He has been threatening to run a really quick time all year long, but a hamstring injury at the South African championships hampered Akani Simbine’s progress this year.
But on Monday night at the Gyulai István Memorial in Budapest, Hungary, Simbine got it all together as he smashed his very own South African 100m record with a new mark of 9.89 seconds, the first time that a local athlete has gone into the 9.8 range.
Former SA record-holder Henricho Bruintjies clocked the same time of 9.89 at the Gavardo Meeting in Italy on May 29, but it didn’t count as a new record as the wind reading was at +4.4 metres per second, which is well beyond the legal limit of +2.0m/s.
The “Blitz from Klapmuts” made his return to the track from a hamstring injury on Sunday night with a time of 10.37 to end fifth in Padova, Italy.
But for Simbine, the 9.89 will be the new standard as the wind was +1.9m/s, which is just inside the legal limit. He beat a world-class field that included veterans such as Asafa Powell and Kim Collins, as well as American speedster Michael Rodgers.
Jamaican Powell ended second in Hungary in 9.92, with Rodgers third in 10.12 and Collins (St Kitts and Nevis) fourth with 10.13.
Simbine’s time is the fifth fastest in the world this year, with American star Justin Gatlin heading the list with a blistering 9.80 that he produced at the US Olympic Trials in early July.
But Monday night’s time is just reward for all the hard work Simbine has put in since the disappointment at the SA championships in Stellenbosch in April, where he pulled up with a hamstring problem during the race and ended second to Bruintjies.
That was a big blow to the 22-year-old, as he broke Bruintjies’ SA record of 9.97 with a 9.96 in Pretoria in March. Big things were expected from Simbine in an Olympic year, but he spent almost a month on the sidelines following the hamstring injury.
He slowly but surely got back into the swing of things, though, and got the opportunity to train with Usain Bolt in Jamaica in early June, along with his good friend Wayde van Niekerk.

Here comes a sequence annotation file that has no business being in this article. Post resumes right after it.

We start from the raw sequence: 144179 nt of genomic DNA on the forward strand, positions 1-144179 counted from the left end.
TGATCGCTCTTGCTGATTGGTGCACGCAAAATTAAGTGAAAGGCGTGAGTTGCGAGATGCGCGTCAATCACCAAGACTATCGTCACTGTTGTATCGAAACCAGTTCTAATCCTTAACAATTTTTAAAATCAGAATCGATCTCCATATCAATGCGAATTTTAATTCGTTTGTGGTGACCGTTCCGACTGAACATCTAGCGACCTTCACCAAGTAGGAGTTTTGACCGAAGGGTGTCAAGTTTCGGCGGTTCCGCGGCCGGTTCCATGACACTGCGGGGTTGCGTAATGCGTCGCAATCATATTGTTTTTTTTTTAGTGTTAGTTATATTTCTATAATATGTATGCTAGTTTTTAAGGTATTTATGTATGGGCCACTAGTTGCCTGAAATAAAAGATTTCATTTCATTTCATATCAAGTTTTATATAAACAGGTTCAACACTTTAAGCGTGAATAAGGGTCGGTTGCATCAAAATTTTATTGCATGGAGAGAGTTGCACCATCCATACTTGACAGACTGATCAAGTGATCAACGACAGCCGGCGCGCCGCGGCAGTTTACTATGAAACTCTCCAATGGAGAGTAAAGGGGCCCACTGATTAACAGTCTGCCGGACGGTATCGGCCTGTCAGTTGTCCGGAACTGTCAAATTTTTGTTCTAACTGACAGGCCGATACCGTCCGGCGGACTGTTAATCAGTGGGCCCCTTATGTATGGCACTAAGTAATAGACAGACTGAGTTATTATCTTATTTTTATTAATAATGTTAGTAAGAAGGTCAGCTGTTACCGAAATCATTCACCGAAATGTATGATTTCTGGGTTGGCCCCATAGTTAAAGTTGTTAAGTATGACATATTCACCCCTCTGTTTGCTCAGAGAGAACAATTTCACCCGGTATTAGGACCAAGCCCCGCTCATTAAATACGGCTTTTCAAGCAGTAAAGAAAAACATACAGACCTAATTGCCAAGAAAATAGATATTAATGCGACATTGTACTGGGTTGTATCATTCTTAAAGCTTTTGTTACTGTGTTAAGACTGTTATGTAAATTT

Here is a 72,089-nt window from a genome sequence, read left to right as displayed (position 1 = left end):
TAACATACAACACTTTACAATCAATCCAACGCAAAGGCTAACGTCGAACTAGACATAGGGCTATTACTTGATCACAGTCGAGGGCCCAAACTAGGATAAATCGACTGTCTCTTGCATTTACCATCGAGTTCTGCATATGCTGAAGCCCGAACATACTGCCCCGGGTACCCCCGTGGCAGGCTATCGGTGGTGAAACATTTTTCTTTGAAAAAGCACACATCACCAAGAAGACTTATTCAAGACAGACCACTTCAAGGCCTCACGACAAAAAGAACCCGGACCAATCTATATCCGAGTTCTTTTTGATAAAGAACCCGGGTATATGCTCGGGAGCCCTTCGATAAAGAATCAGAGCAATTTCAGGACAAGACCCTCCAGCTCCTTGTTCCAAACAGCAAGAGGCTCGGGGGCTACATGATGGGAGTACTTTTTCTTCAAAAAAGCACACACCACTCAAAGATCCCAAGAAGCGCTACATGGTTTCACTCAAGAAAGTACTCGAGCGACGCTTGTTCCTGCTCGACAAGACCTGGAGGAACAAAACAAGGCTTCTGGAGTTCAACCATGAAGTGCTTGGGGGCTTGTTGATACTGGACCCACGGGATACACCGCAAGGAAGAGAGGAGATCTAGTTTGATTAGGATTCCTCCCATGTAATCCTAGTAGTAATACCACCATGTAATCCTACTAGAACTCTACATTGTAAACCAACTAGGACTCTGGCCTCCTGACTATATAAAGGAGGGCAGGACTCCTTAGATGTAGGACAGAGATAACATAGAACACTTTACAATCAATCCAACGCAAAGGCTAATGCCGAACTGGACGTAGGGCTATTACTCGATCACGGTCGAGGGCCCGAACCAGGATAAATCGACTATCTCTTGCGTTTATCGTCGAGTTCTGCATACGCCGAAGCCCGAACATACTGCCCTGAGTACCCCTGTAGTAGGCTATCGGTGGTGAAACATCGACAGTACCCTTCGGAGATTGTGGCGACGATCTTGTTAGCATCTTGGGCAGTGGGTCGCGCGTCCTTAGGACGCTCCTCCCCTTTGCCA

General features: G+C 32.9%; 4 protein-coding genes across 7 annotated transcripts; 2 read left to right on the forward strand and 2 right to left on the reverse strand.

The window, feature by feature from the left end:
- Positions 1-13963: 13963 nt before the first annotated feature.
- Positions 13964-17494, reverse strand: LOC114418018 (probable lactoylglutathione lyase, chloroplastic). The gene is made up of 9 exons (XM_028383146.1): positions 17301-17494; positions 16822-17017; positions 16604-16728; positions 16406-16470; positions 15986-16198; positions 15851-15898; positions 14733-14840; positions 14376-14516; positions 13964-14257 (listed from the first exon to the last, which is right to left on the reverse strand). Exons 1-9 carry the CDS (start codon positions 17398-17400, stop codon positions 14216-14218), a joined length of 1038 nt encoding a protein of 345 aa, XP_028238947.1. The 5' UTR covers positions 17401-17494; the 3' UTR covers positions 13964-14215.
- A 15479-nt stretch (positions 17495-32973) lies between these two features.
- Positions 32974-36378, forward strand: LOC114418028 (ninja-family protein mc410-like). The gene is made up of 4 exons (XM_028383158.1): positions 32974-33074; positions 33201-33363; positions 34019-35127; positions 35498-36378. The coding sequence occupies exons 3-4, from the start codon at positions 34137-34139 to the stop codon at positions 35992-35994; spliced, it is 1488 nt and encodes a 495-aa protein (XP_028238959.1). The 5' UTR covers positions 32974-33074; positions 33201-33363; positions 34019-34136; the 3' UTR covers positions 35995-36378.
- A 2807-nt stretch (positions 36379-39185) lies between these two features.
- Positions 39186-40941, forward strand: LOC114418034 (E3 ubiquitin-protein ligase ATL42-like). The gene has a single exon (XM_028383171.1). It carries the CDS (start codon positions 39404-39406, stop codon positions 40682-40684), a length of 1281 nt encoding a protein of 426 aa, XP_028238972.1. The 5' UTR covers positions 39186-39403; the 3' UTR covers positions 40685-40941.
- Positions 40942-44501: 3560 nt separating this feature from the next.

The camp paid off as Simbine ran 10.01 in a duel with Bolt and others, with the Olympic champion winning in 9.88 at the Racers Grand Prix on June 11 in Kingston, Jamaica.
Simbine then followed that up with a street race in Boston the following weekend, where a special track laid down on a road led to a very tight space. The South African ended fourth in 10.32, and the trip meant that he arrived late in Durban for the African Championships the next week.
The travelling certainly had an impact on Simbine as he claimed bronze in 10.05 after running in the heats and a semi-final the day before.
But after a settling-in period at a popular training base for SA athletes in Gemona, Italy over the last few weeks, Simbine produced Monday night’s record-breaking run of 9.89, which is the third fastest ever by an African, with just Nigeria’s Olusoji Fasuba (9.85) and Namibian great Frankie Fredericks (9.86) having gone faster.
And just to prove that his 100m time was no fluke on Monday, Simbine followed it up with a new personal best in the 200m of 20.16, beating his previous mark of 20.23. That was a strong message from him to the Athletics South Africa selectors after he was only chosen for the 100m for the Rio Olympics, despite having the quickest time by a South African this year of 20.29 in the longer sprint.
World championship bronze medallist Anaso Jobodwana and teenagers Clarence Munyai and Gift Leotlela were chosen instead in the 200m group for Rio.
There were three other South Africans in action in Budapest, with 400m hurdler LJ van Zyl finishing second in 49.78 to Japan star Keisuke Nozawa (49.26), while Antonio Alkana was also a runner-up in the 110m hurdles in 13.44 to Hungarian Balasz Baji (13.33).
SA women’s sprint champion Alyssa Conley clocked a 23.22 to end fifth in the 200m, with Jamaica’s Veronica Campbell-Brown winning in 22.52.